Buffalo Mayor Byron W. Brown said, "Ensuring a good quality life has been a top focus of my Administration since Day 1. I thank Governor Cuomo for his continued partnership and efforts to put the health and well-being of the residents of the City of Buffalo, Western New York, and the entire State at the forefront of his policy agenda."
A meeting with New York State Department of Health officials to discuss findings and answer questions will be held in East Buffalo/Western Cheektowaga (Erie County) this evening, October 22, at 7pm:
Buffalo Museum of Science
1020 Humboldt Pkwy, Buffalo, NY 14211
In addition to the East Buffalo/West Cheektowaga study area, investigations of elevated cancer incidence were selected for further study in the Centereach, Farmingdale and Selden area of Suffolk County; Staten Island (Richmond County) and Warren County. The goals of the studies were to further understand factors contributing to higher rates of cancer in certain regions of the state and to better inform cancer prevention and screening efforts statewide and promote access to high-quality care. Examining potential trends in these regions aids the Department in determining which cancer prevention interventions to promote and which diagnostic and treatment services would be most beneficial when connecting patients with resources.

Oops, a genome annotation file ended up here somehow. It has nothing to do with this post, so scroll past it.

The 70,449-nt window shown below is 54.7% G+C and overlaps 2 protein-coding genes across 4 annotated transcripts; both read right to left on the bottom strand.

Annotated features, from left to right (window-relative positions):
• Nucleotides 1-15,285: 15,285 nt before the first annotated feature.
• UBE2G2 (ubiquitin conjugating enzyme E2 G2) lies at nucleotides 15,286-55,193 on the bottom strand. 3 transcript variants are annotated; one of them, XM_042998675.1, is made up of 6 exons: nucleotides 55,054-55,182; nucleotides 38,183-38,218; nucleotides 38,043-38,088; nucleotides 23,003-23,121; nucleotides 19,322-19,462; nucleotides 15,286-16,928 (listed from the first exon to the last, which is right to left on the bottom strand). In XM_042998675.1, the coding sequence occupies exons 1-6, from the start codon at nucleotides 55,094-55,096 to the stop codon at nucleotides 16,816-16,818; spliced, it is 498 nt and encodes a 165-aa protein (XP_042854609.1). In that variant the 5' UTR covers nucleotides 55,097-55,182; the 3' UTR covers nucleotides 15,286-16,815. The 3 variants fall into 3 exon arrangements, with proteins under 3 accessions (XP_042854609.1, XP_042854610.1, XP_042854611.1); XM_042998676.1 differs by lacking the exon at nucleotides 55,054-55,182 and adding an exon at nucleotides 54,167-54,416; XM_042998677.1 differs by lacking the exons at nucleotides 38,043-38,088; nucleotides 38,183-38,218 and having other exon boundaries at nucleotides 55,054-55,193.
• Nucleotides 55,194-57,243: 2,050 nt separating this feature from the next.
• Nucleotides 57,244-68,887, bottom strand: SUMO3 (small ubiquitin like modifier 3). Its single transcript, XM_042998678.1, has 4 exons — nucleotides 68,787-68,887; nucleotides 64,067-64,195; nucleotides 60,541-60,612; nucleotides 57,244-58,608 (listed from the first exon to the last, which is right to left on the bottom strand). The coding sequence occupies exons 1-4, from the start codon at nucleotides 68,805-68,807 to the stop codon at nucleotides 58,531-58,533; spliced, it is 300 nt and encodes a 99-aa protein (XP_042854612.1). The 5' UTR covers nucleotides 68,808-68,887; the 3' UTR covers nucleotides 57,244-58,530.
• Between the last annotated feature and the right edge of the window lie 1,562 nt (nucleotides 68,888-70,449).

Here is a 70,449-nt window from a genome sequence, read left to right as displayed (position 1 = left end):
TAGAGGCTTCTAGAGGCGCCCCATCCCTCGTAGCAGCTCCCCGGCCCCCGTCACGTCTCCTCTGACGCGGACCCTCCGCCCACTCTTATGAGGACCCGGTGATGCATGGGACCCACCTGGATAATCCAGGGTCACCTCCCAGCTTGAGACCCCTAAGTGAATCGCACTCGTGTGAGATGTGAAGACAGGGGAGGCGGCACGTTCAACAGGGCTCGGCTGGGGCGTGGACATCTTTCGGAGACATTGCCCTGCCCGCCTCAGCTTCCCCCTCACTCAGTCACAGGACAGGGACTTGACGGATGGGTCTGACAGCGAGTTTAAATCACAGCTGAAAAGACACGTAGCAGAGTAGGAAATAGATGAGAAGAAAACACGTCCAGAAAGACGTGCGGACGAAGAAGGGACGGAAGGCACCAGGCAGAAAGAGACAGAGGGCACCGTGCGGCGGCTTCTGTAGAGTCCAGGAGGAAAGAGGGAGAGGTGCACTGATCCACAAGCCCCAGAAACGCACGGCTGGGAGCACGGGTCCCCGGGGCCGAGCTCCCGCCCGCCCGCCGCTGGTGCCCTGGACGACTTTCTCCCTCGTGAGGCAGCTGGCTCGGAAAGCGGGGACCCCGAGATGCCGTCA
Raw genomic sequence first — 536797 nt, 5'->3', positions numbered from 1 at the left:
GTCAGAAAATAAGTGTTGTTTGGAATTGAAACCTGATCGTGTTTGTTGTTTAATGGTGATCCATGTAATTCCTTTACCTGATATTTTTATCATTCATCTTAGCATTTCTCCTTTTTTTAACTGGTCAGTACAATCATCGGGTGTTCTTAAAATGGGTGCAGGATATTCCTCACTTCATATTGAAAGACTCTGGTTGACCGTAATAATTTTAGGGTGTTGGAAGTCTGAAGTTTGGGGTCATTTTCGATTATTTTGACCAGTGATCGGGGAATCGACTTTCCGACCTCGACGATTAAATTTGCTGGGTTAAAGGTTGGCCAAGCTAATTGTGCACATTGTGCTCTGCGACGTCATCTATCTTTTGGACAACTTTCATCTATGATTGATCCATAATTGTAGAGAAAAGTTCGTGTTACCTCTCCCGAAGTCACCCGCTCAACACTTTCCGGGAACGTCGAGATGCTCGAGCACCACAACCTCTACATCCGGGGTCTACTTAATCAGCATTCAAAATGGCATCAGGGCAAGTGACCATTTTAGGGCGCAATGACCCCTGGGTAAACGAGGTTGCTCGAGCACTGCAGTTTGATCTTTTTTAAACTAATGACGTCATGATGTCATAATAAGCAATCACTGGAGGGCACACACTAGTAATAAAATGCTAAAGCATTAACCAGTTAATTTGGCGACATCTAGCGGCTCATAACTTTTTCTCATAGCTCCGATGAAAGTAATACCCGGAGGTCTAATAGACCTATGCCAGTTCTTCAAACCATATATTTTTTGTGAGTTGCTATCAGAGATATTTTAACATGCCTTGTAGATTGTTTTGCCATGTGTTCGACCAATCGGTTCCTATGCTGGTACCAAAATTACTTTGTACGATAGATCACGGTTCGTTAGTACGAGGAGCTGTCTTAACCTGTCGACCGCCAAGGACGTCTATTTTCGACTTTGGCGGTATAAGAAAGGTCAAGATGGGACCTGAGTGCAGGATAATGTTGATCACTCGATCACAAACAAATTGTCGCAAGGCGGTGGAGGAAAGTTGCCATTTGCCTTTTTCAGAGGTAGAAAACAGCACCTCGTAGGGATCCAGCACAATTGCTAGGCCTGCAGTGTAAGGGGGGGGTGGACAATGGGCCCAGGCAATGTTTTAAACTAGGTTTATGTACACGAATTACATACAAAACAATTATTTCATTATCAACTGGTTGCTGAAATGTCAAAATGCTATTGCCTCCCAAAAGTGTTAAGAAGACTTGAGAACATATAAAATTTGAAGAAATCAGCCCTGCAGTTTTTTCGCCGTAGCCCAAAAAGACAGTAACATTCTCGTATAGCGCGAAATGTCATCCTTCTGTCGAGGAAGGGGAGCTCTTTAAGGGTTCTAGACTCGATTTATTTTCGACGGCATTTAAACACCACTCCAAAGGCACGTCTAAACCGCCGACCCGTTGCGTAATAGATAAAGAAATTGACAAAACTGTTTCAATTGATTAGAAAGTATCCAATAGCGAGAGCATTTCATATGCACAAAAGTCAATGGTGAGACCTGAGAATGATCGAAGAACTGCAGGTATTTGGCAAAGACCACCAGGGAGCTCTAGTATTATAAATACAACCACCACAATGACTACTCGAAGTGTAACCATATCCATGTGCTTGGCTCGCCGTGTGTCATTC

All cases of cancer diagnosed or treated in New York are reported by law by their health care provider to the New York State Cancer Registry. New York's Cancer Registry was established in 1940 as one of the first cancer registries in the country and has since earned many accolades, including being designated by the CDC (Centers for Disease Control and Prevention) as a Registry of Excellence and receiving Gold Certification by the North American Association of Central Cancer Registries for its completeness and accuracy. The regional cancer studies were based on data reported to the Cancer Registry and augmented with data from other sources.
Demographics and socioeconomic status of an area, behavioral and lifestyle factors such as smoking, and the occupational and industrial history of each area were considered. DOH also consulted with the Department of Environmental Conservation to evaluate sources of data on environmental factors and did not identify any unusual environmental exposures in any of the areas of study. More information is available here.